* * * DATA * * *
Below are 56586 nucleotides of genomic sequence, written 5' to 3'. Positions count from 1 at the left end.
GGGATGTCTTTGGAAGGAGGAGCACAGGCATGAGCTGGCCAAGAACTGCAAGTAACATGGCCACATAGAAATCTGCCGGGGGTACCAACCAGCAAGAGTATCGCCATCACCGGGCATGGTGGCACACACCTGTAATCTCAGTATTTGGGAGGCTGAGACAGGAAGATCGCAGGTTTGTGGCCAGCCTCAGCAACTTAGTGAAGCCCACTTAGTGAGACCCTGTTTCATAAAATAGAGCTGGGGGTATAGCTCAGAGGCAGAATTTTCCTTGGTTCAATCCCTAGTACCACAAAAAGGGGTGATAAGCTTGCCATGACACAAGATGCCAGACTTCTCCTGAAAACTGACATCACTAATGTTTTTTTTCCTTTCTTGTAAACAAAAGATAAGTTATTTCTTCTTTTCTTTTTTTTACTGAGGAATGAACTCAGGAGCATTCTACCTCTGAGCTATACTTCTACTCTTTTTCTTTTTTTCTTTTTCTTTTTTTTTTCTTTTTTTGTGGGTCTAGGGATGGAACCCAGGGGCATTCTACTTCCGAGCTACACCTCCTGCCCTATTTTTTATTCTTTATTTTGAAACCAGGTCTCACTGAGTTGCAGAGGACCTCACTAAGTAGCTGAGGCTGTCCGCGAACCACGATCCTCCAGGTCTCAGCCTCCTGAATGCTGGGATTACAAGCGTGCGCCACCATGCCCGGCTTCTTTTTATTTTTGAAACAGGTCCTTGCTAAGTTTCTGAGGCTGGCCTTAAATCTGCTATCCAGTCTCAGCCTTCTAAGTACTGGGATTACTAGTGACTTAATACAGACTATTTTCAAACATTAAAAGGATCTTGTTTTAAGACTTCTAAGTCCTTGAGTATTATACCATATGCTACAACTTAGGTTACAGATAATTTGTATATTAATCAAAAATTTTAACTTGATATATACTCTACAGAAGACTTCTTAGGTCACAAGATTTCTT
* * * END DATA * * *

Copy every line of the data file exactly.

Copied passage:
Below are 56586 nucleotides of genomic sequence, written 5' to 3'. Positions count from 1 at the left end.
GGGATGTCTTTGGAAGGAGGAGCACAGGCATGAGCTGGCCAAGAACTGCAAGTAACATGGCCACATAGAAATCTGCCGGGGGTACCAACCAGCAAGAGTATCGCCATCACCGGGCATGGTGGCACACACCTGTAATCTCAGTATTTGGGAGGCTGAGACAGGAAGATCGCAGGTTTGTGGCCAGCCTCAGCAACTTAGTGAAGCCCACTTAGTGAGACCCTGTTTCATAAAATAGAGCTGGGGGTATAGCTCAGAGGCAGAATTTTCCTTGGTTCAATCCCTAGTACCACAAAAAGGGGTGATAAGCTTGCCATGACACAAGATGCCAGACTTCTCCTGAAAACTGACATCACTAATGTTTTTTTTCCTTTCTTGTAAACAAAAGATAAGTTATTTCTTCTTTTCTTTTTTTTACTGAGGAATGAACTCAGGAGCATTCTACCTCTGAGCTATACTTCTACTCTTTTTCTTTTTTTCTTTTTCTTTTTTTTTTCTTTTTTTGTGGGTCTAGGGATGGAACCCAGGGGCATTCTACTTCCGAGCTACACCTCCTGCCCTATTTTTTATTCTTTATTTTGAAACCAGGTCTCACTGAGTTGCAGAGGACCTCACTAAGTAGCTGAGGCTGTCCGCGAACCACGATCCTCCAGGTCTCAGCCTCCTGAATGCTGGGATTACAAGCGTGCGCCACCATGCCCGGCTTCTTTTTATTTTTGAAACAGGTCCTTGCTAAGTTTCTGAGGCTGGCCTTAAATCTGCTATCCAGTCTCAGCCTTCTAAGTACTGGGATTACTAGTGACTTAATACAGACTATTTTCAAACATTAAAAGGATCTTGTTTTAAGACTTCTAAGTCCTTGAGTATTATACCATATGCTACAACTTAGGTTACAGATAATTTGTATATTAATCAAAAATTTTAACTTGATATATACTCTACAGAAGACTTCTTAGGTCACAAGATTTCTT